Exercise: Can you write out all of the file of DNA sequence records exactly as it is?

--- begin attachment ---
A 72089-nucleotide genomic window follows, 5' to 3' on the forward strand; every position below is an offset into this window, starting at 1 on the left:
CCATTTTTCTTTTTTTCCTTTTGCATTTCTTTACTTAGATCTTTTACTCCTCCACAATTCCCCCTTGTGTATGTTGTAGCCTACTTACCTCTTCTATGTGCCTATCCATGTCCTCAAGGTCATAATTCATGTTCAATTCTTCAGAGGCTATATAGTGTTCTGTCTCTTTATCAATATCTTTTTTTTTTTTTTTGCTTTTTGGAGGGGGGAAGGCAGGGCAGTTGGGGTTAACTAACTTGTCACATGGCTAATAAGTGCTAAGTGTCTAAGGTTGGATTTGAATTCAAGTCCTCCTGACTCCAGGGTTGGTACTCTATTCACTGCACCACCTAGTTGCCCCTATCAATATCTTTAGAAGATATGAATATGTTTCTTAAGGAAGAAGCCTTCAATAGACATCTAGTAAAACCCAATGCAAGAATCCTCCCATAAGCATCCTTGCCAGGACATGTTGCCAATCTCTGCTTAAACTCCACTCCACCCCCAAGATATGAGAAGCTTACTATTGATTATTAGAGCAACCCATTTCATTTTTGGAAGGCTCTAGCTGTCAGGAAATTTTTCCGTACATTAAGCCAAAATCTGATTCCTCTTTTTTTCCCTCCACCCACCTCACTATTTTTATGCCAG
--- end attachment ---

A 72089-nucleotide genomic window follows, 5' to 3' on the forward strand; every position below is an offset into this window, starting at 1 on the left:
CCATTTTTCTTTTTTTCCTTTTGCATTTCTTTACTTAGATCTTTTACTCCTCCACAATTCCCCCTTGTGTATGTTGTAGCCTACTTACCTCTTCTATGTGCCTATCCATGTCCTCAAGGTCATAATTCATGTTCAATTCTTCAGAGGCTATATAGTGTTCTGTCTCTTTATCAATATCTTTTTTTTTTTTTTTGCTTTTTGGAGGGGGGAAGGCAGGGCAGTTGGGGTTAACTAACTTGTCACATGGCTAATAAGTGCTAAGTGTCTAAGGTTGGATTTGAATTCAAGTCCTCCTGACTCCAGGGTTGGTACTCTATTCACTGCACCACCTAGTTGCCCCTATCAATATCTTTAGAAGATATGAATATGTTTCTTAAGGAAGAAGCCTTCAATAGACATCTAGTAAAACCCAATGCAAGAATCCTCCCATAAGCATCCTTGCCAGGACATGTTGCCAATCTCTGCTTAAACTCCACTCCACCCCCAAGATATGAGAAGCTTACTATTGATTATTAGAGCAACCCATTTCATTTTTGGAAGGCTCTAGCTGTCAGGAAATTTTTCCGTACATTAAGCCAAAATCTGATTCCTCTTTTTTTCCCTCCACCCACCTCACTATTTTTATGCCAG